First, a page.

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History of Vinyl Record

The vinyl record is a type of gramophone record, most popular from the 1950s to the 1990s, that was most commonly used for mass-produced recordings of music.

A vinyl gramophone or phonograph record consists of a disc of polyvinyl chloride plastic, engraved on both sides with a single concentric spiral groove in which a sapphire or diamond needle, stylus, is intended to run, from the outside edge towards the centre (though it should be noted that on a very small number of albums, like "Goodbye Blue and White" by Less Than Jake, a hidden track, or the entire side, will be played from the centre out).

While a 78 rpm record is brittle and relatively easily broken, both the microgroove LP 33? rpm record and the 45 rpm single records are made from vinyl plastic which is flexible and unbreakable in normal use. 78s come in a variety of sizes, the most common being 10 inch (25 cm) and 12 inch (30 cm) diameter, and these were originally sold in either paper or card covers, generally with a circular cutout allowing the record label to be seen. The Long-Playing records (LPs) usually come in a paper sleeve within a colour printed card jacket which also provides a track listing. 45 rpm singles and EPs (Extended Play) are of 7 inch (17.5 cm) diameter, the earlier copies being sold in paper covers. Grooves on a 78 rpm are much coarser than the LP and 45.


Common formats
12" (30 cm) 33? rpm long-playing (LP) format
7" (17.5 cm) 45 rpm (single) format

Less common formats
12" (30 cm) 45 rpm extended-playing 12-inch (30 cm) single, Maxi Single and EP format
10" (25 cm) 33? rpm long-playing (LP) format
10" (25 cm) 45 rpm extended-playing (EP) format
7" (17.5 cm) 33? rpm extended-playing (EP) format
16? rpm format for voice recording
12" (30 cm), 10" (25 cm) and 7" (17.5 cm) picture discs and shaped discs
Specialty sizes (5" (12 cm), 6" (15 cm), 8" (20 cm), 9" (23 cm), 11" 28 cm), 13" (33 cm))
Flexidiscs, often square 7"s (17.5 cm)
Vinyl record standards for the United States follow the guidelines [1] of the RIAA (the Record Industry Association of America). The inch dimensions are not actual record diameters, but a trade name. The actual dimension of a 12 inch record is 302 mm (11.89 in), for a 10 inch it is 250 mm (9.84 in), and for a 7 inch it is 175 mm (6.89 in).

Records made in other countries follow different guidelines. The record diameters are commonly 30 cm, 25 cm and 17.5 cm in most countries. See: http://www.gzcd.cz/en/doc/tc-vinyl.pdf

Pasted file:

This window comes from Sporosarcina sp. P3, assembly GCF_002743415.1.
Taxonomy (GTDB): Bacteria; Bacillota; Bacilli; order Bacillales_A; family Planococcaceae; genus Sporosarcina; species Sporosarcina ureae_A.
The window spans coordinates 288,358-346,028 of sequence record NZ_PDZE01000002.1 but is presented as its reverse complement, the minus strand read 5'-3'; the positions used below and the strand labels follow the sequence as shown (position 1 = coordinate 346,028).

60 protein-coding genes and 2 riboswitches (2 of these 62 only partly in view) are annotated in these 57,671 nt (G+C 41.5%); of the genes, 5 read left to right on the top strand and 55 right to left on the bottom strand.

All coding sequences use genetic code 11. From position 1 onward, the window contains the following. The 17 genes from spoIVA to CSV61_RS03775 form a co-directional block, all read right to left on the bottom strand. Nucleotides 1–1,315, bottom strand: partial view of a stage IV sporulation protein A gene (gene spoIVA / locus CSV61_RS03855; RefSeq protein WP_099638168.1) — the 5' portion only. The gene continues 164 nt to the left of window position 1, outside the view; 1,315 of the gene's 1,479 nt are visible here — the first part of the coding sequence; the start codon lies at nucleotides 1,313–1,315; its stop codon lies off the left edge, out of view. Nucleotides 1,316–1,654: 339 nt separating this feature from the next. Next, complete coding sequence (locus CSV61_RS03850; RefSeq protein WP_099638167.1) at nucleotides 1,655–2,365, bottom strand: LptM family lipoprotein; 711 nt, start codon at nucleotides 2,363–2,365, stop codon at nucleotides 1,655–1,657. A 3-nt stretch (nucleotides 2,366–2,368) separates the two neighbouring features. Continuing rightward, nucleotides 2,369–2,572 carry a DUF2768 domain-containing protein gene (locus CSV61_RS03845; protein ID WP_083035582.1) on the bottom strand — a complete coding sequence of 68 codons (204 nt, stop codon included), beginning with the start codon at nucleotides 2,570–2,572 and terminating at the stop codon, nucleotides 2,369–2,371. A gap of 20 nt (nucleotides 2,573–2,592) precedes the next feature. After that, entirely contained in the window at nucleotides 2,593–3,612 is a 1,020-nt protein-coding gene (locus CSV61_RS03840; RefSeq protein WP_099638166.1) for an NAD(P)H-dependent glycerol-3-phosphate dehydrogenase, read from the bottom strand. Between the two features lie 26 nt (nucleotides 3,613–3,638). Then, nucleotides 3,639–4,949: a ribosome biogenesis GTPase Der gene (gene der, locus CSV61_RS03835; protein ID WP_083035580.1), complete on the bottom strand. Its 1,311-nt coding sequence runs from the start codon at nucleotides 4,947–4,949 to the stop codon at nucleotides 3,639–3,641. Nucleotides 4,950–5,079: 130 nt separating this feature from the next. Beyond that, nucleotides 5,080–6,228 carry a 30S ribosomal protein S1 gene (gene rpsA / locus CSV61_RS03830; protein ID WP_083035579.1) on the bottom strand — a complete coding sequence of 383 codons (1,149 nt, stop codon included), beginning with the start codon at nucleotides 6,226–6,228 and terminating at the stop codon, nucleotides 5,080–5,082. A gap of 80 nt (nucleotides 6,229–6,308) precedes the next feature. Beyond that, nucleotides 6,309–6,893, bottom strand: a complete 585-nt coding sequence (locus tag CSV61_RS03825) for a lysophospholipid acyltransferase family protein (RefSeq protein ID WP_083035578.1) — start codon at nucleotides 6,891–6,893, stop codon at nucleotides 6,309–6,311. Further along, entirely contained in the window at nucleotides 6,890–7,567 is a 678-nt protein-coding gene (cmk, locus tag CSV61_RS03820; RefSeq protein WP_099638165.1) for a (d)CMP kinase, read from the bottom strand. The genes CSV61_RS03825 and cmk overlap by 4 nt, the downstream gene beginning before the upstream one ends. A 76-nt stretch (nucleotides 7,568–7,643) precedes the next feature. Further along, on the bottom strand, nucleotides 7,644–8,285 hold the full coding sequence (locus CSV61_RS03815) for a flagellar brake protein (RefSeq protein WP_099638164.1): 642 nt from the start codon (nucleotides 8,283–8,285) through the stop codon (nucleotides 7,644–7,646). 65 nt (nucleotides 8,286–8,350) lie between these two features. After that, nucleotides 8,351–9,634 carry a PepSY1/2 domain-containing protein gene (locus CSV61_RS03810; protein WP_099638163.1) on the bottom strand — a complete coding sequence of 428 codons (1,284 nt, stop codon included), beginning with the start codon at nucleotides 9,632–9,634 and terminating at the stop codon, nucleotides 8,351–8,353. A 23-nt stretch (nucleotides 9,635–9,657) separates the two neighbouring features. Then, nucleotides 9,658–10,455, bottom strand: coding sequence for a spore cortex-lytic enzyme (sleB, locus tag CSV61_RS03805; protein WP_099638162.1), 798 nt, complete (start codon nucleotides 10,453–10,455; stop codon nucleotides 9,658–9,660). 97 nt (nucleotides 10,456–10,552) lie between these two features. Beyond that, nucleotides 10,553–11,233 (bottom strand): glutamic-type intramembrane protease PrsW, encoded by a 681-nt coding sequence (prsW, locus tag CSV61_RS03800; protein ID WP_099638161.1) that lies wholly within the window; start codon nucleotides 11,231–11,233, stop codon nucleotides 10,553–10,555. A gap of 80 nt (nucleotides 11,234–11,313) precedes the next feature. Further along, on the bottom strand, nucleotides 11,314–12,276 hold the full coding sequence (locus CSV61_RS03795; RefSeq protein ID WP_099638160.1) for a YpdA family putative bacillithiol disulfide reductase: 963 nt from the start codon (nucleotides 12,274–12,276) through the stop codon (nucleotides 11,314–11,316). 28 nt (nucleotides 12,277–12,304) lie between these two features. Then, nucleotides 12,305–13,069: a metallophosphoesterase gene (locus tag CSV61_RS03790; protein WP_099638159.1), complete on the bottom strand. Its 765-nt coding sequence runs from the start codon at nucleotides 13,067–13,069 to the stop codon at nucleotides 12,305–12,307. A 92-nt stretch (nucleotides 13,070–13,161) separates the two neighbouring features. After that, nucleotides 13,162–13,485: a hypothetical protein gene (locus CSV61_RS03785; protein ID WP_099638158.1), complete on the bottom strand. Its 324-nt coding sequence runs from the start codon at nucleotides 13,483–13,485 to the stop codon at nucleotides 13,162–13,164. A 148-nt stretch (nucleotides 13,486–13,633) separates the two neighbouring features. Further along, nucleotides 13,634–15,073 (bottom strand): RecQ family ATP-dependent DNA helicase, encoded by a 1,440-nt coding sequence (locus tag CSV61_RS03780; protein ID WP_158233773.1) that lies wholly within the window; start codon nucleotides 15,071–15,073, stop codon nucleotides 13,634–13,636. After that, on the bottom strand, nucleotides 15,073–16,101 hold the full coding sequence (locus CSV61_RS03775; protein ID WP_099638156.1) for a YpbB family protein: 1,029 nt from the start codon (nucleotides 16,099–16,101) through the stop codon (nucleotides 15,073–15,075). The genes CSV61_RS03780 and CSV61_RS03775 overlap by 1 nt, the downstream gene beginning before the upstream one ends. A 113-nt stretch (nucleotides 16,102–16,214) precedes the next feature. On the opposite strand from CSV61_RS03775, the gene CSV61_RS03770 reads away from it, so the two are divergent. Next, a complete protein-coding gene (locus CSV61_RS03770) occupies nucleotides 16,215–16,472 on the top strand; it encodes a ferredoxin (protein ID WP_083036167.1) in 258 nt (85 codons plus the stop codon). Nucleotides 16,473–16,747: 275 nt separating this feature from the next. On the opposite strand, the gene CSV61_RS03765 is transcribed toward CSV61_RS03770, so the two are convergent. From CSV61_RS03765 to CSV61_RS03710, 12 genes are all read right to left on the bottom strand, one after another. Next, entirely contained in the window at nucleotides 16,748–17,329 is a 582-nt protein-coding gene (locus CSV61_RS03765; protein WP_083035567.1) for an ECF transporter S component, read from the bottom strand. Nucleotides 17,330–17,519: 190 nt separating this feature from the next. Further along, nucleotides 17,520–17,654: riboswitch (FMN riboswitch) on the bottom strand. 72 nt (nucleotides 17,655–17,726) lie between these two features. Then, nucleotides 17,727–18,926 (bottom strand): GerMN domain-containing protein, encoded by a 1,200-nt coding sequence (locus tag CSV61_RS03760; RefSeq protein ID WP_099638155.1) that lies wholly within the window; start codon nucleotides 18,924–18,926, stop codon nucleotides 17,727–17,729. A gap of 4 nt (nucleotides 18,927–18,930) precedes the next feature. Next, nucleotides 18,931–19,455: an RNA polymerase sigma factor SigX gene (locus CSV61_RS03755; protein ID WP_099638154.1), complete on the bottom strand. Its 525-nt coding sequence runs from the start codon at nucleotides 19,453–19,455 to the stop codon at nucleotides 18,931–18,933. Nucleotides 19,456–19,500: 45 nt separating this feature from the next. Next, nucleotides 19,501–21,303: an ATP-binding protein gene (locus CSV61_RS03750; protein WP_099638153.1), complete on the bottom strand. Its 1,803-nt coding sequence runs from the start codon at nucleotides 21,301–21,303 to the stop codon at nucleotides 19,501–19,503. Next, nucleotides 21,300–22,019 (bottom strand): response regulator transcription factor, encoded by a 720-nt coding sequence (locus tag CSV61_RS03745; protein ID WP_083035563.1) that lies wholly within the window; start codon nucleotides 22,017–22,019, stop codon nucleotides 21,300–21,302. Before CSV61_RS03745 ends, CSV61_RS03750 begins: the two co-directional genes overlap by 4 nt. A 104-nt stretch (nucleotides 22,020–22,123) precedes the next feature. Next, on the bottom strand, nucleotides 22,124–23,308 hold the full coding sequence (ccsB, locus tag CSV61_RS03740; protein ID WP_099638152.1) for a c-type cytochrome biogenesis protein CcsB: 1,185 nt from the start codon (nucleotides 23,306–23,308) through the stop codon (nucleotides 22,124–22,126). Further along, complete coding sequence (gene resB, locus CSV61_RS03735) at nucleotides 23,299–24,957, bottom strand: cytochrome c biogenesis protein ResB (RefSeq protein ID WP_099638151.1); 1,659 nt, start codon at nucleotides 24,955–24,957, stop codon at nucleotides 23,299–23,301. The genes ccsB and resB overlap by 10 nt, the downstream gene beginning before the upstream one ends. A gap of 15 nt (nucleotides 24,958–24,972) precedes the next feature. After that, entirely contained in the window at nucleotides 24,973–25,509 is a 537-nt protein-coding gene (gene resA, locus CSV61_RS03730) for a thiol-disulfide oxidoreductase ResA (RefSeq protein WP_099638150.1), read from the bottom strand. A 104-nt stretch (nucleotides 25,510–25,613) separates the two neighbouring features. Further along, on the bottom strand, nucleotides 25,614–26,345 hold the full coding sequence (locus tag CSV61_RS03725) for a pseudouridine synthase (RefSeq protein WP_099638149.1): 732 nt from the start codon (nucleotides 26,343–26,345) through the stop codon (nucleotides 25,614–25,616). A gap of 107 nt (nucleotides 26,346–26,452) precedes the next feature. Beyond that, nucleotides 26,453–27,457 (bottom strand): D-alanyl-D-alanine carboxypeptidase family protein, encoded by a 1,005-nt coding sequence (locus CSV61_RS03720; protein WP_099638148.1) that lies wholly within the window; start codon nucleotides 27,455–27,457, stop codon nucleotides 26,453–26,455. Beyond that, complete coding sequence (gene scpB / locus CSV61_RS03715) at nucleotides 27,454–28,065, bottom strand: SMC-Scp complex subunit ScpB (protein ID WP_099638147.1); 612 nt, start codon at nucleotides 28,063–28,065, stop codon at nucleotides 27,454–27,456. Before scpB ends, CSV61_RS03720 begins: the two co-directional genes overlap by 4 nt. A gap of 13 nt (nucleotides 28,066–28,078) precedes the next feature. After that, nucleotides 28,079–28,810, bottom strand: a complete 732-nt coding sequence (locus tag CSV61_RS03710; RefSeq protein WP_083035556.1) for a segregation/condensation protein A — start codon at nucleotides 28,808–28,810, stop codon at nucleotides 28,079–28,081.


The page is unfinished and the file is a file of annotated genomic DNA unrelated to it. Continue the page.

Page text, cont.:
History and development
In 1930, RCA Victor launched the first commercially-available vinyl long-playing record, marketed as "Program Transcription" discs. These revolutionary discs were designed for playback at 33? rpm and pressed on a 12" diameter flexible plastic disc. In Roland Gelatt's book The Fabulous Phonograph, the author notes that RCA Victor's early introduction of a long-play disc was a commercial failure for several reasons including the lack of affordable, reliable consumer playback equipment and consumer wariness during the Great Depression. A good outline of this unsuccessful product launch can be found at the following site.

However, vinyl's lower playback noise level than shellac was not forgotten. During and after World War II when shellac supplies were extremely limited, some 78 rpm records were pressed in vinyl instead of shellac (wax), particularly the six-minute 12" (30 cm) 78 rpm records produced by V-Disc for distribution to US troops in World War II.

Beginning in 1939, Columbia Records continued development of this technology. Dr. Peter Goldmark and his staff undertook exhaustive efforts to address problems of recording and playing back narrow grooves and developing an inexpensive, reliable consumer playback system. In 1948, the 12" (30 cm) Long Play (LP) 33? rpm microgroove record was introduced by the Columbia Record at a dramatic New York press conference.

The commercial rivalry between RCA Victor and Columbia Records led to RCA Victor's introduction of what it had intended to be a competing vinyl format, the 7" (17.5 cm) / 45 rpm Extended Play (EP). For a two-year period from 1948 to 1950, record companies and consumers faced uncertainty over which of these formats would ultimately prevail in what was known as the "War of the Speeds".

Eventually, the 12" (30 cm) / 33? rpm LP prevailed as the predominant format for musical albums, and the 7" (17.5 cm) / 45 rpm EP or "single" established a significant niche for shorter duration discs typically containing one song on each side. The EP discs typically emulated the playing time of the former 78 rpm discs, while the LP discs provided up to one-half hour of time per side.

After the introduction of high-quality but expensive stereo reel-to-reel tapes in 1955 and the increasing public fascination with stereo sound, intense work was undertaken to devise a scheme for recording stereo sound on 12" (30 cm) / 33? rpm LP. In late 1957, a system of cutting and playing back stereo was devised and generally accepted by the industry. Consumer acceptance of stereo LPs was somewhat cautious initially but grew steadily during the early 1960s, and the industry largely discontinued production of conventional monaural LP records and playback equipment by 1968.

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